Brain injuries can have many different kinds of effects on people. These effects can range drastically, based on the type and severity of the injury. As you might expect, the more serious the brain injury, the more severe the effects are. On this page, I will discuss emotional, physical, cognitive, and sensory effects that a brain injury might have on a person who sustains one.
Some brain injuries can result in long term behavioral and emotional problems. A few common emotional issues that a person may have after a brain injury are:
- Mood swings
Those suffering emotional issues after a brain injury may lash out in a few different ways. For example, they may turn to substance abuse to cope with their difficulties and attempt to self medicate. Other problematic behavior could include sudden outbursts, violence, impulsiveness, and more.
If your loved one is suffering from emotional issues, you should contact a doctor. They may benefit from medication and/or counseling.
One of the most common long term physical effects of brain injury is seizures. This is particularly common in those who have suffered from hematomas or contusions. Other physical issues that your loved one may face include:
- Partial paralysis
- Parkinson’s disease
- Sudden muscle contractions
- Coordination issues
Physical therapy can be useful for those suffering the physical effects of a brain injury. This is a good option to help your loved one adapt to their limitations and heal as much as they can from their injury.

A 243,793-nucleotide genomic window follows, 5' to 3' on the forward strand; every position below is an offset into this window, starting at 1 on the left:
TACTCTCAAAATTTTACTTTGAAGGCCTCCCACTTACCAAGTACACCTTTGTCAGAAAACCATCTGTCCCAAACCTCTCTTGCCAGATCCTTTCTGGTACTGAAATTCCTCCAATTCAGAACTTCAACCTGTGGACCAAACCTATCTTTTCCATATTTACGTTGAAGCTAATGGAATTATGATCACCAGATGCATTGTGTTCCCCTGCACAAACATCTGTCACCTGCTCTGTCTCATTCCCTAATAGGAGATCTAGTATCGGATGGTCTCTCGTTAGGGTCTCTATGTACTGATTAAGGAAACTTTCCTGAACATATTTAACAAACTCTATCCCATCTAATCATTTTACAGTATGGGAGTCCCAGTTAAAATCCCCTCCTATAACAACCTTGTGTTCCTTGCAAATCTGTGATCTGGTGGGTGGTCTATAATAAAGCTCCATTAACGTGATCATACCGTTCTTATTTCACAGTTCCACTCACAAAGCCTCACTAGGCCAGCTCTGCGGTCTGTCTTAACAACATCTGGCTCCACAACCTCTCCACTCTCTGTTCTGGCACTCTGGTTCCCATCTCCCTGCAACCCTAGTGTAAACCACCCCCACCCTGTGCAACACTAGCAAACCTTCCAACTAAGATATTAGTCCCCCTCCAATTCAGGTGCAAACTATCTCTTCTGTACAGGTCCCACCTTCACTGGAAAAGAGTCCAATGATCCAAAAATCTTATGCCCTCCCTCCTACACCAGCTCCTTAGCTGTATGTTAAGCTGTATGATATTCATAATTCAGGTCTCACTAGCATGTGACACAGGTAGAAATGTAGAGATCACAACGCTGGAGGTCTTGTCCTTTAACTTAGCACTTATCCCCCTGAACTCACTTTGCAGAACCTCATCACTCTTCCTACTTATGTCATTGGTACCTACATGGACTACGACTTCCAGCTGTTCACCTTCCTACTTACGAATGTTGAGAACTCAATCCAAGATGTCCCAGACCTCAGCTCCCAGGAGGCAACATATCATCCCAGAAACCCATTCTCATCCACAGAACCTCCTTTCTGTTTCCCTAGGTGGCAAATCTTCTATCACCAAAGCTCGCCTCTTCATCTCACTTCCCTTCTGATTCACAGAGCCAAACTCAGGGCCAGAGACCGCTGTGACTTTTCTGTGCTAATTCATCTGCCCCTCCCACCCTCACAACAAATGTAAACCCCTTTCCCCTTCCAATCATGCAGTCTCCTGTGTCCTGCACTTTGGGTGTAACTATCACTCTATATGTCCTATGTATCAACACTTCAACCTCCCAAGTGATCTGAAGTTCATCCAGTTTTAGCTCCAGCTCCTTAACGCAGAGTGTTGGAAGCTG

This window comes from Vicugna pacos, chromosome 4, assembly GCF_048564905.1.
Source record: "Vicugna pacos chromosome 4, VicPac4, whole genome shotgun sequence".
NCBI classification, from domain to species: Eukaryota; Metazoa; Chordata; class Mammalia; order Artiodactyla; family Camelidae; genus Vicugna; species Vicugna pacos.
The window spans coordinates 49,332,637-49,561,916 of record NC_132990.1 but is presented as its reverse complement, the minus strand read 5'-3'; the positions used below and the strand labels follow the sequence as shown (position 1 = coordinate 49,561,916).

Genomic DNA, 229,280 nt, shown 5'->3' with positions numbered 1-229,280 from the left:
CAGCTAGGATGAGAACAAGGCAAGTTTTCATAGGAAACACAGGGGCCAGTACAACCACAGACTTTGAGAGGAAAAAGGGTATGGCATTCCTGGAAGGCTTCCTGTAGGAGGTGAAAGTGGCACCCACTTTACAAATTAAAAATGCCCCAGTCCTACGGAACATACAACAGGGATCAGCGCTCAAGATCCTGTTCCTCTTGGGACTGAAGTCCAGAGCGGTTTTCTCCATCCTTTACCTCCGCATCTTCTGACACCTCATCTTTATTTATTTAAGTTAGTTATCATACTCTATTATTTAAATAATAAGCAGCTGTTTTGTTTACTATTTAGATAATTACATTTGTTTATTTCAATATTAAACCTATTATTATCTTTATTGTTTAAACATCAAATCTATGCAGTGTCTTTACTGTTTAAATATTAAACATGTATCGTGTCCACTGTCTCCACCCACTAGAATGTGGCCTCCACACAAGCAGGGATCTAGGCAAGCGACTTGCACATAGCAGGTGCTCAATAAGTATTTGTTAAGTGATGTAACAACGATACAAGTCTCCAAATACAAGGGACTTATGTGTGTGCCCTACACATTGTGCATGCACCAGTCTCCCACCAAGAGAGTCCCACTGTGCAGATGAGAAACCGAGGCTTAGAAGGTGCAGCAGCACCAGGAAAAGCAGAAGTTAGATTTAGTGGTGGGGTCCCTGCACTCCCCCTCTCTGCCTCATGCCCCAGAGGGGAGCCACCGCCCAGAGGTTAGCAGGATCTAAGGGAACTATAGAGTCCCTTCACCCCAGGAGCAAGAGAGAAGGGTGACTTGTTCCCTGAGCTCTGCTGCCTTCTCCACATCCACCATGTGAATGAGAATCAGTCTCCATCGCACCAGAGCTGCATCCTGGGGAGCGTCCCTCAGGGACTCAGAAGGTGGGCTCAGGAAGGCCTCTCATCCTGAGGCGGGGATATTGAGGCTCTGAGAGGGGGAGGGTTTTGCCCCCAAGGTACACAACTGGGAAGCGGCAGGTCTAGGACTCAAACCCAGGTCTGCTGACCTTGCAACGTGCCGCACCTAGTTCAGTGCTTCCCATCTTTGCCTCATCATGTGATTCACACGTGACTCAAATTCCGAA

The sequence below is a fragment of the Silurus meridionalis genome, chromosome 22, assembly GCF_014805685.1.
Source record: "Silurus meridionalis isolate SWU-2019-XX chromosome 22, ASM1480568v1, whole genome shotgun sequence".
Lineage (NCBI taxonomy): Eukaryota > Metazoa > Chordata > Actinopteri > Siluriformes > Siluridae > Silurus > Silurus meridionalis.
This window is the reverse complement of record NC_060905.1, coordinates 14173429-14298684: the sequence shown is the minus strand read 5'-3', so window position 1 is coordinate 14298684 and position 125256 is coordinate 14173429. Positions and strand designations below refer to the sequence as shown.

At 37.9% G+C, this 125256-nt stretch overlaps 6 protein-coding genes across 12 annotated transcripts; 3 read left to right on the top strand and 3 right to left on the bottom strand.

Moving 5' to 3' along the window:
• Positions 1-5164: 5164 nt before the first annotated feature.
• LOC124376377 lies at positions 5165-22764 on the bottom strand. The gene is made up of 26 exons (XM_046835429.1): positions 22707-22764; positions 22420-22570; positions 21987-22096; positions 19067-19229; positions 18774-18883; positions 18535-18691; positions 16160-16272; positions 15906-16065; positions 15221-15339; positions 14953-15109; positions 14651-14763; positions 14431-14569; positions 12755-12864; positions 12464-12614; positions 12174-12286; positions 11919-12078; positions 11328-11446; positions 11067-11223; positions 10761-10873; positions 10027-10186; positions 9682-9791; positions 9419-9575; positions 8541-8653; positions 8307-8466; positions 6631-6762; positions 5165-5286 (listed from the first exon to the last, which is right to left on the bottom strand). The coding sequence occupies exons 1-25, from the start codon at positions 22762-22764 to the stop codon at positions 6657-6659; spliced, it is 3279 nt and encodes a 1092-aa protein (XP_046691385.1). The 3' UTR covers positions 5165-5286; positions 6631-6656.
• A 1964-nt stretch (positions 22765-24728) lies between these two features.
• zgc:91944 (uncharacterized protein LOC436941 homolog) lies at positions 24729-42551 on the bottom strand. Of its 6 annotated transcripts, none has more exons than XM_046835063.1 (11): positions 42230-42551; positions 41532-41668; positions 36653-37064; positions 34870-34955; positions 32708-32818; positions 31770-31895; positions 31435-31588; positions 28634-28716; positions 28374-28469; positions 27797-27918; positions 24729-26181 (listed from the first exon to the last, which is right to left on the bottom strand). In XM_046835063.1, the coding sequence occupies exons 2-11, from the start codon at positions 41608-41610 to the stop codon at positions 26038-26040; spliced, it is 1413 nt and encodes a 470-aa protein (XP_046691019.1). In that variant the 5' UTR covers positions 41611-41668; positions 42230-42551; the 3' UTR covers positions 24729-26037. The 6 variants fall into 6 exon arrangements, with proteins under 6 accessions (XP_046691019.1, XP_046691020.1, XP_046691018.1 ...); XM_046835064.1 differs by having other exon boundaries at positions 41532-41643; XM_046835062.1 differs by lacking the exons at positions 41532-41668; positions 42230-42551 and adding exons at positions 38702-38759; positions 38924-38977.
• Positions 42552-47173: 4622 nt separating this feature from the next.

Cognitive effects are also common after brain injuries, especially in the even that the injury was severe. Common cognitive issues include:
- Post traumatic amnesia
- Memory loss
- Problems with concentration
- Post traumatic dementia
- Language problems
A neurologist can diagnose cognitive issues in your loved one by testing their memory, attention, speech, and more. Occupational therapists, neuropsychologists, and speech language pathologists can assist your loved one in overcoming cognitive issues.
Long term sensory problems are also possible in brain injuries. These issues might include loss of hearing, vision, touch, taste, or smell. Additional issues might include:
- Understanding the difference between right and left.
- Problems remembering visual information
- Issues with doing math
- Inability to be spatially aware
- Problems following directions
- Issues drawing or recognizing objects
Retraining can help a person suffering the sensory effects of a brain injury. Repetitive therapy can help people deal with some of these issues.
Your loved one may face some or most of the issues mentioned on this page after a brain injury. Alternatively, you may not notice any of these issues. It really depends on the particular situation that your loved one is in and the severity of their injury. However, if your loved one does face some of these negative side effects of a brain injury, taking them to a doctor is a good idea. A doctor can diagnose issues that crop up over time and help establish proper treatment for them. For more information on brain injuries and steps to take after they occur, contact my office.